I am not a writer and I never claimed to be. I also never claimed there was any legal responsibility on the part of writers to deliver anything (except possibly to the studio that employs them). It is ultimately their product and they need to be satisfied with it. But the whole point of what they do is to entertain us. It isn’t even about professional critics or any particular blogger. It is about making an audience happy. And I’m certain, apart from a few tortured artist types, that professional show runners are well aware of their responsibility to entertain (professional responsibility, NOT a legal one). In fact, I doubt very many show runners would ever consider a show successful that irritated more fans than it entertained (I admit, this is based only on my own anecdotal evidence, I have no proof).
    And it really is great if you are completely satisfied with the S3 product and see a simple continuation of the story into S4. I see changes in tone and sub-plots that line up pretty well with many complaints that were brought here and at other sites (items changed involve fewer dark themes, downbeat endings and lies from Chuck). These changes suggest the same sort of situation from the Jason Katims interview our friend Jason linked above. There the show runner is acknowledging he failed his audience and wishes he had handled certain details differently. I applaud the attitude and honesty of the man for making such comments. My whole point was I would love to see such similar candor from Chuck’s show runners. If they never make such comments, it’s not a huge issue since their writing is proof enough to me that lessons were learned.
    I do understand that not everyone is pleased with the changes in tone we saw this season on Chuck. After all, it is very popular and trendy these days to celebrate darker and more cynical themes. When a show chooses to show characters of integrity and decency it will naturally be criticized by those champions of style who hold such things to be “unrealistic” or unsophisticated. The specific criticism that spy plots were sloppy et al strikes me as amusing; I don’t believe there has been any qualitative change in the show since the beginning (apart from a few issues clearly related to budget cuts). But as Chuck himself has become happier, and the show has substituted more romantic comedy for past season’s angst, some viewers have been disaffected. If a way could be found that would be satisfying to more viewers I would be all for it. But I suspect much of the complaining is from those who are unhappy purely because some of us are now very happy; and to be fair, there are some who just honestly prefer the darker themes.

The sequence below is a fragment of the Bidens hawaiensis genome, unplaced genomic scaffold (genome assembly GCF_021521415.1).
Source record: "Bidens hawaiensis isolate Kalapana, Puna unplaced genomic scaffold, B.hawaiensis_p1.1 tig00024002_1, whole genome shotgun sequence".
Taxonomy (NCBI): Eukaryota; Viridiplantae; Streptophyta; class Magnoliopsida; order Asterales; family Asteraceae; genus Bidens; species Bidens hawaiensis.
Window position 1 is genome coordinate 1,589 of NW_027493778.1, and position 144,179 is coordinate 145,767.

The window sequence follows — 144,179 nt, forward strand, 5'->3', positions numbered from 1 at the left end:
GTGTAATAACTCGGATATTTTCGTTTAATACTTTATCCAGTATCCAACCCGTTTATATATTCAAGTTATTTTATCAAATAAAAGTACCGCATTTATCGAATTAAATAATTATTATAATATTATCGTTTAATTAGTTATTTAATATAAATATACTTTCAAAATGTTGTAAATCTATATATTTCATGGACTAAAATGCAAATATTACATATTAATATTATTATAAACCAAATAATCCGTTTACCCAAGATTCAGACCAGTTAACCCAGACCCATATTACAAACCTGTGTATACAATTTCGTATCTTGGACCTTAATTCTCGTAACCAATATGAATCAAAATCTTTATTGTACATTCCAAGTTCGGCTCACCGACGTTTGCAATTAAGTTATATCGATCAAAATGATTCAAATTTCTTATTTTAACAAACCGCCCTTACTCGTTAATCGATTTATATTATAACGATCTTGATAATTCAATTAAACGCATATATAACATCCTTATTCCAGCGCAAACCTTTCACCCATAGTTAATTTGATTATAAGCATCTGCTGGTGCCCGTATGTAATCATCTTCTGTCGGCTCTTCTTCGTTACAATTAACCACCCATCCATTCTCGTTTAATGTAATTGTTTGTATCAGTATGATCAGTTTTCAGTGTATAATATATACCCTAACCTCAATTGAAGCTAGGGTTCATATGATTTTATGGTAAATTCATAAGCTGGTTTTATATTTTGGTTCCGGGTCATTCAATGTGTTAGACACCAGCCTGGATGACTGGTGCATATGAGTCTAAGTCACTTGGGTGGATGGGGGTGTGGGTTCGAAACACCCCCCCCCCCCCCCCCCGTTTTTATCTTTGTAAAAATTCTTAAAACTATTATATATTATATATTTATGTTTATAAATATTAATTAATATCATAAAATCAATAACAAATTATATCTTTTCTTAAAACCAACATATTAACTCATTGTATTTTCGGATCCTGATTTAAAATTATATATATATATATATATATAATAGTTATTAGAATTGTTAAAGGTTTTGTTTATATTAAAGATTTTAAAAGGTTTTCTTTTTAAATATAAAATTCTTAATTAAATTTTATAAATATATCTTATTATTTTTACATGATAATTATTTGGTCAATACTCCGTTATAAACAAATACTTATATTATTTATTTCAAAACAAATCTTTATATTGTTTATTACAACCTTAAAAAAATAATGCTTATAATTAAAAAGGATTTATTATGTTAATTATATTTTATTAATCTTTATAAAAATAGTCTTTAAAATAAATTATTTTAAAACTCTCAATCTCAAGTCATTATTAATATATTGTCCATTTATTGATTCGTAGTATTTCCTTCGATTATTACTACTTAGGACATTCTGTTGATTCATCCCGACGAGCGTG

14. Dale says:

    All of this still does not mean that the show runners should explain anything….and a lot of fans were entertained in season 3 ( check sepinwalls blog ) so it is what it is…

    • jason says:

      @dale – haven’t seen u posting b4, you new to the fandom? Sepinwall’s blog has had its share of fans who did not like season 3 – causing the blogsphere to explode last season after the mask, maybe pushing that dislike of s3 into a passion that made many fans uncomfortable.

      My comment about katkims interview was this, ‘interesting in that what he describes about his fans seems consistent with chuck showrunners issue in s3 – i.e. the audience ‘investment’ in the characters ‘exceeds you think it is’. Seems pretty cocksure accurate to the shippers investment in chuck and sarah going into s3.

      I could be wrong, but I honestly think, once the show ends, someone is going to come out and give their side of s3. I have read a couple of the FNL’s interviews, everyone asks katkims about s2, you gotta think fedak will get quized pretty rigorouosly – plus, unlike schwartz, fedak does not seem all that cryptic, I think he probably will just shoot straight from the hip once the show ends – I don’t think it will be all that controversial, more logical and sensible, and simply will explain the rationales, POV’s and such.

      You are a fan of sepinwall it sounds like, didn’t fedak already admit in his post mortem interview at the end of s3, that he would have done s3 differently in hindsight – i’d have to google it up to be sure, but I seem to recall someone blogging at the time last season – that will be the closest we get to an apology, might have even been @dave blogging – LOL!

      • atcDave says:

        Funny Jason citing me at the end! I don’t remember exactly, but I do seem to recall Fedak saying something along those lines.

        I do think you’re exactly right about Fedak likely being a good source for any further info we get too.